June 22 (Reuters) - Two former directors and a former chief executive of Canadian cannabis producer CannTrust Holdings Inc have been charged with fraud in connection with an illegal cultivation scandal dating back to 2019, Ontario’s markets regulator said on Tuesday.
The Ontario Securities Commission (OSC) said former CannTrust CEO Peter Aceto, and former directors Mark Litwin and Eric Paul were charged under the Securities Act for failing to disclose two years ago that about half the total growing area at CannTrust’s Pelham, Ontario facility was not licensed by Health Canada.
CannTrust in a statement said no charges have been laid against the company, its subsidiaries or current executives. The company in July 2019 had fired Aceto and forced Paul to resign. Litwin resigned from the board in March this year.
The regulator and the Royal Canadian Mounted Police charged the trio with offences including fraud, insider training, making false or misleading statements. The charges could lead to up to five years of jail time if held up in court.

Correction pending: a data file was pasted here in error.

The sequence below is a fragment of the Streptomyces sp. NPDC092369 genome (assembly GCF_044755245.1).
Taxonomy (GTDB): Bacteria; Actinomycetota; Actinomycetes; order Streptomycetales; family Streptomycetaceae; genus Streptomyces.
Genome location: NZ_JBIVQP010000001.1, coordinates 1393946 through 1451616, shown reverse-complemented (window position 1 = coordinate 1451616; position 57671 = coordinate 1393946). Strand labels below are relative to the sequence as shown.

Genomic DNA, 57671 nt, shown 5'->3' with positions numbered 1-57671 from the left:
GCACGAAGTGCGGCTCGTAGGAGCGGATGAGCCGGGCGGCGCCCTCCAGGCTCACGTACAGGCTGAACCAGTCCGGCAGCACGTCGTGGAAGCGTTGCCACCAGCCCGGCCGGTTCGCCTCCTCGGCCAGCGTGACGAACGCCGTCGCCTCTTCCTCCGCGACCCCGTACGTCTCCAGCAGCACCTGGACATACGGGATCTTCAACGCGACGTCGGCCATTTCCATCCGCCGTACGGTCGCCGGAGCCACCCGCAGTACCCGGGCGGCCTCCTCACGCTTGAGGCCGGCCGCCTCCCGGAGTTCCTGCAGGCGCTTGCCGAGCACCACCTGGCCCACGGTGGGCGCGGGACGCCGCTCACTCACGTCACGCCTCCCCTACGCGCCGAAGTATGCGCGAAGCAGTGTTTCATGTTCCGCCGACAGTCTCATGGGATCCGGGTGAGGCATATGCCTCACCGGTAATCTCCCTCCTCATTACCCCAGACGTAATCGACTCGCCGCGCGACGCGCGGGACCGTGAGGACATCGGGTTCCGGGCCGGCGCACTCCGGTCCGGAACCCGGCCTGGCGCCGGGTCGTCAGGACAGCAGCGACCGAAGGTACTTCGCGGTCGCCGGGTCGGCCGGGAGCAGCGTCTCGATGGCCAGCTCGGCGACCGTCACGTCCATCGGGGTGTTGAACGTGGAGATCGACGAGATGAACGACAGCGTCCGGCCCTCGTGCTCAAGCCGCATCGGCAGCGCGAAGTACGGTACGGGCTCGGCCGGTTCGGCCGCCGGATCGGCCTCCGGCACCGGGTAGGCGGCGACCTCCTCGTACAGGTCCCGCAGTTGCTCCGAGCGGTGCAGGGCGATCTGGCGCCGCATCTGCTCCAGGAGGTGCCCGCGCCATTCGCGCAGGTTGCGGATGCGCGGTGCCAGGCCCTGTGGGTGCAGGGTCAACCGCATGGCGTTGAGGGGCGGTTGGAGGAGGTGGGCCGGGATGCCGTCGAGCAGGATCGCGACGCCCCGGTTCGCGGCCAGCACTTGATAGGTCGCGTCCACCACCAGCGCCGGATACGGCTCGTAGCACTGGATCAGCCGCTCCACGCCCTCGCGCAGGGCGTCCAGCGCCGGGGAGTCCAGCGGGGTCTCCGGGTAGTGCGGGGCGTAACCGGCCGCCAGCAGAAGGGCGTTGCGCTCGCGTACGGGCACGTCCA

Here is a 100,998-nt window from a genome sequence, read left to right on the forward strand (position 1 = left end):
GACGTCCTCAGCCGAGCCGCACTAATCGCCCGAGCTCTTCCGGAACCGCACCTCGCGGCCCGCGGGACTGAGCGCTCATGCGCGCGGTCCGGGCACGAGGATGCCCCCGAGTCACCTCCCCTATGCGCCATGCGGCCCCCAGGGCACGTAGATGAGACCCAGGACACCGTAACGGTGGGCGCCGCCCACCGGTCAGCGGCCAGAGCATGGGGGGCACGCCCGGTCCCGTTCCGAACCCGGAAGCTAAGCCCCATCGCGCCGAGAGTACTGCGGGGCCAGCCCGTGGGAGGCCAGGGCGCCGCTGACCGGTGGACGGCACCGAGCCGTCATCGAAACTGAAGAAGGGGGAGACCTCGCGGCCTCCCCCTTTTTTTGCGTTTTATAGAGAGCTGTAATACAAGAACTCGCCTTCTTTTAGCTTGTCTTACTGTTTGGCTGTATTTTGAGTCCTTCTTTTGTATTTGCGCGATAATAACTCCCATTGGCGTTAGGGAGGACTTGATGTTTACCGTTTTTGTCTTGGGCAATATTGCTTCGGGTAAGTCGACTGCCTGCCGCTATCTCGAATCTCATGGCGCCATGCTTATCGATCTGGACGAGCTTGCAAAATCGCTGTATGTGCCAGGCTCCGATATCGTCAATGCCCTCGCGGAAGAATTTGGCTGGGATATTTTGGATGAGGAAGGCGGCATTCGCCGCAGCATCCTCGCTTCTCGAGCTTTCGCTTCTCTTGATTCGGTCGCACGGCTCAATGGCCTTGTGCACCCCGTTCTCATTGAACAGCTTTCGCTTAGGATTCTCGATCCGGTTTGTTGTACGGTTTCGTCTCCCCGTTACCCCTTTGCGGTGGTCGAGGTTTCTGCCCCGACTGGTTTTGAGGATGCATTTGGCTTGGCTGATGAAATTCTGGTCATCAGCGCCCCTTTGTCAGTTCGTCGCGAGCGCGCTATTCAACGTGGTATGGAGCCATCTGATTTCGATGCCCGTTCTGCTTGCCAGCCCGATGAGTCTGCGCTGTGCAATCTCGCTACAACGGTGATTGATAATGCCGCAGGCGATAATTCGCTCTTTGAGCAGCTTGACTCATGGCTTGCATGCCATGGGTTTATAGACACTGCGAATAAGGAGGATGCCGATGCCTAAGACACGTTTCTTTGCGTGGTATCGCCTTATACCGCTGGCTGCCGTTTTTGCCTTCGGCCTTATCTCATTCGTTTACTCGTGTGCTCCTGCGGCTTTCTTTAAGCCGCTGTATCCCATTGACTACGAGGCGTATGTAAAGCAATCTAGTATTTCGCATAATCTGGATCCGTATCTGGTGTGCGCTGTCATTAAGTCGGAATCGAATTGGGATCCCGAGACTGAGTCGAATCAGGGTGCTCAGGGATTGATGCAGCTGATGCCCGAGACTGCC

The trio are scheduled to appear in court on July 26.
CannTrust said it remained focused on resolving civil litigation claims from the scandal, adding that it was in early-stage talks with the OSC about submitting a plan to cure past defaults before applying for a revocation of cease-trade orders.
Health Canada had canceled CannTrust’s cultivation licenses in 2019, months after the news about the illegal activities became public, forcing the company into bankruptcy last year. (Reporting by Rithika Krishna in Bengaluru; Editing by Ramakrishnan M.)